Similarly, Cameron claims that the Conservatives have steered us out of recession through prudence. In fact, the recovery has been global too (in fact, growth began again in the last three quarters of Brown's government and retreated for the first two years of Cameron's). And while it is true that that the UK's recovery in terms of growth and jobs has been more impressive than many other countries (but not the US), it is telling to look at who has benefited from that growth and what sort of jobs they've been.
While there's been growth, productivity has declined. Growth has been driven by the housing market (benefiting existing home-owners, hurting renters and those who want to buy but can't; in London an average house price is nine times an average salary) and above all by the service sector, the only sector back to its pre-crisis state. The benefits, therefore, have been to home owners (especially in London), the finance sector, and the rich. Manufacturing and production have shrunk.
This means that the types of jobs created have been low-paid service jobs. The rise in zero hours contracts (from 50,000 in 2005 to 200,000 in 2013 to 700,000 now) has been the great scandal of the Coalition period. We've had a growing number of self-employed people, but a huge leap (from 20% to 35%) in the number of self-employed people with very low incomes (below £10,000). Because we now have such a low-wage service economy and a not particularly progressive taxation system, government tax receipts have not kept up with growth, so the public sector debt and deficit (which we've had since Thatcher) has grown not shrunk in the Cameron age of austerity.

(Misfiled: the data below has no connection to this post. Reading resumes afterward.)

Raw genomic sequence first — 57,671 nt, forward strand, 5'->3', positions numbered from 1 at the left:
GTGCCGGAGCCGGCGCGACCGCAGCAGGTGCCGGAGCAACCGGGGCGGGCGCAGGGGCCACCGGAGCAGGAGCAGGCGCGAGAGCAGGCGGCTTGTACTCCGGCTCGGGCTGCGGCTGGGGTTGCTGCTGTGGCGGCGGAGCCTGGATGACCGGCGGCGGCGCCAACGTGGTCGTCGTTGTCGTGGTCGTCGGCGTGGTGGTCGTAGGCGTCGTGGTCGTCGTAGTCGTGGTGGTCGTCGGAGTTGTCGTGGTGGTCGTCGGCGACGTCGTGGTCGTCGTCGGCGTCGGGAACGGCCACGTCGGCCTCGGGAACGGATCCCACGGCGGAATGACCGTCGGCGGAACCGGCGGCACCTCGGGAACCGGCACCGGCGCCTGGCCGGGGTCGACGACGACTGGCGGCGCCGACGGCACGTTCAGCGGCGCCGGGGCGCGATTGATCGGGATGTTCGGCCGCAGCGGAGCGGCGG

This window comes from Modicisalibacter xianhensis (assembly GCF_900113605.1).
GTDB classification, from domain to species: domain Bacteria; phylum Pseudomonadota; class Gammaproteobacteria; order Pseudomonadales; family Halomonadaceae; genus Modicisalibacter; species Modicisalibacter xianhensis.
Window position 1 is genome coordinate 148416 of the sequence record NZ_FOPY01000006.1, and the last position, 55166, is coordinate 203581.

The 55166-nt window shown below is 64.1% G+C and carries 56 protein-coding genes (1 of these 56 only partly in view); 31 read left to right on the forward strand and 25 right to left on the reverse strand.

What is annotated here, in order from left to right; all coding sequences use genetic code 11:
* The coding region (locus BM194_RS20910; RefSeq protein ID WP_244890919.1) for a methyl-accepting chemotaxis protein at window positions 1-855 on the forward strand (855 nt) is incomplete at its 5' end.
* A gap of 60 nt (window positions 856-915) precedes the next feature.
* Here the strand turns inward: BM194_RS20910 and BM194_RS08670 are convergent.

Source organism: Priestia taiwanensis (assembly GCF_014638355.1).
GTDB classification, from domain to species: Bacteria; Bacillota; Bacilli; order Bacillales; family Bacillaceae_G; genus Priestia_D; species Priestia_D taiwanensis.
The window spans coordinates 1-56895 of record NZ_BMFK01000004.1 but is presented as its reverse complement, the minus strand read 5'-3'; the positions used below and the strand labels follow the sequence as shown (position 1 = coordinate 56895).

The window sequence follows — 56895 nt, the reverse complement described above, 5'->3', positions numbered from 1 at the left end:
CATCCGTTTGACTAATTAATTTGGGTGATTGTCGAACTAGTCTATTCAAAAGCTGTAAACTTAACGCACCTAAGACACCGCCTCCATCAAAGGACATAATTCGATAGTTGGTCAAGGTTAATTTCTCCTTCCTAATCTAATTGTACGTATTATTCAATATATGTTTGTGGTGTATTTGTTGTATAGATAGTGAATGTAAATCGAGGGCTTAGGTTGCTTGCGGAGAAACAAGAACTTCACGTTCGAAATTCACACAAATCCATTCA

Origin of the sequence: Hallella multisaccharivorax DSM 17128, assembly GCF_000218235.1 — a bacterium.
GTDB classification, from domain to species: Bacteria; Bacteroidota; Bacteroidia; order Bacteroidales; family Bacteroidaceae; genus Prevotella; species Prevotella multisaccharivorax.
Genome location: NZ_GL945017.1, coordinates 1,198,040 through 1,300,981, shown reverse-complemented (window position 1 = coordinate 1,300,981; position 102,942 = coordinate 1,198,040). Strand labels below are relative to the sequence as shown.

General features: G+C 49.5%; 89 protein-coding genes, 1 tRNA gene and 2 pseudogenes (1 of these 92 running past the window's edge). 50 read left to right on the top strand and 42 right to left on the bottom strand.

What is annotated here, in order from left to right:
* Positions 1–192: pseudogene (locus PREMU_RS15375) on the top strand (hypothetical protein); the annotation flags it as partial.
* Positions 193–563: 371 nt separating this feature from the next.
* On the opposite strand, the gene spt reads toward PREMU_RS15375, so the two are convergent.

Combined with "reforms" to welfare which have mainly hit working people (most welfare recipients are in work not out of work), working poverty has risen, and a cost of living crisis has affected everyone from the very poor to the squeezed middle. Food banks is the other great scandal of this government, with well over a million using the Trussell Trust food banks alone.
Zero hours contracts is one dimension of precarity that makes people insecure; the axing of public services, which has thrown many public sector workers into unemployment as well as destroyed the safety nets the poor rely on, has been another. Those facing benefits sanctions are probably among the most harshly affected.
It is no wonder then, especially as mental health services are cut back, that suicide has risen sharply under the Tories. Their economic policies are literally killing us.